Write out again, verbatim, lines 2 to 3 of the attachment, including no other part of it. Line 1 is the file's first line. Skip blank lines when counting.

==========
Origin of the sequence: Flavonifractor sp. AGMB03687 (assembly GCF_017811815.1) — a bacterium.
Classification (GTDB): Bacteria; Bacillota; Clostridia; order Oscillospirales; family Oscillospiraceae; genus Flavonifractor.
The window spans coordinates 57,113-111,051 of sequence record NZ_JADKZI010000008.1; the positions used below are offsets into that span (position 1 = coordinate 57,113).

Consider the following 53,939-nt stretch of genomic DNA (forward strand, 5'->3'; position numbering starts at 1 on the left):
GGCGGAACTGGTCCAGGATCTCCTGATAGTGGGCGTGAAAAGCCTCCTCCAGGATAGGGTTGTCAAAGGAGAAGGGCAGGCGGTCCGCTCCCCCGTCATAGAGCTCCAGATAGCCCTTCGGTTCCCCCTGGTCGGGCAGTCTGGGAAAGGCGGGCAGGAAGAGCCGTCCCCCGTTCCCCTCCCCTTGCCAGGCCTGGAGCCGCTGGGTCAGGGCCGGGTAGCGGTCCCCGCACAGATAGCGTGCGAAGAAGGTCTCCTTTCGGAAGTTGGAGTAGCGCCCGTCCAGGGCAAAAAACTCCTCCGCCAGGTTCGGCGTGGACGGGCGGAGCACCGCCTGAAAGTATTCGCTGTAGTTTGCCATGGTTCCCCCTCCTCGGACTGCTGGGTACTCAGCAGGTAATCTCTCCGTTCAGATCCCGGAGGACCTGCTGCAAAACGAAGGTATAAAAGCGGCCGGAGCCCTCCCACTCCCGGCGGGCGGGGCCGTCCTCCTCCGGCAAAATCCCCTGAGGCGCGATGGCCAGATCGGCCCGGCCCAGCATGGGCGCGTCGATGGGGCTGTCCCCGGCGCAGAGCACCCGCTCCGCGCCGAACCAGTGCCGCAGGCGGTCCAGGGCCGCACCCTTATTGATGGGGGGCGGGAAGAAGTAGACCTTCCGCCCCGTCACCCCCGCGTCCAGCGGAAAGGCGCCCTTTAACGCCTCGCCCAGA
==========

Classification (GTDB): Bacteria; Bacillota; Clostridia; order Oscillospirales; family Oscillospiraceae; genus Flavonifractor.
The window spans coordinates 57,113-111,051 of sequence record NZ_JADKZI010000008.1; the positions used below are offsets into that span (position 1 = coordinate 57,113).